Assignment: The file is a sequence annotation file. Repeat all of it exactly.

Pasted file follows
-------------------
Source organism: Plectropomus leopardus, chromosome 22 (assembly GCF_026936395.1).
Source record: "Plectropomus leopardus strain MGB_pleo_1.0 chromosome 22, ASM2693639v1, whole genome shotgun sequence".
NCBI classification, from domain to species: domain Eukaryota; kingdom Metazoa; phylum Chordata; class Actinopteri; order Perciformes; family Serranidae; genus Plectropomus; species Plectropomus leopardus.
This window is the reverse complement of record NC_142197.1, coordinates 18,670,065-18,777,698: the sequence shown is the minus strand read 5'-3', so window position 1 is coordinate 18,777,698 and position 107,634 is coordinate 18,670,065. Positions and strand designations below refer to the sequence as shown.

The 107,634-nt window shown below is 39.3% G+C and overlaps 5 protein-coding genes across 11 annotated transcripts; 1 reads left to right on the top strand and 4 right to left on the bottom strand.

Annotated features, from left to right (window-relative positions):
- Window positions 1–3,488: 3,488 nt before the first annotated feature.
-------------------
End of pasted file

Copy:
Source organism: Plectropomus leopardus, chromosome 22 (assembly GCF_026936395.1).
Source record: "Plectropomus leopardus strain MGB_pleo_1.0 chromosome 22, ASM2693639v1, whole genome shotgun sequence".
NCBI classification, from domain to species: domain Eukaryota; kingdom Metazoa; phylum Chordata; class Actinopteri; order Perciformes; family Serranidae; genus Plectropomus; species Plectropomus leopardus.
This window is the reverse complement of record NC_142197.1, coordinates 18,670,065-18,777,698: the sequence shown is the minus strand read 5'-3', so window position 1 is coordinate 18,777,698 and position 107,634 is coordinate 18,670,065. Positions and strand designations below refer to the sequence as shown.

The 107,634-nt window shown below is 39.3% G+C and overlaps 5 protein-coding genes across 11 annotated transcripts; 1 reads left to right on the top strand and 4 right to left on the bottom strand.

Annotated features, from left to right (window-relative positions):
- Window positions 1–3,488: 3,488 nt before the first annotated feature.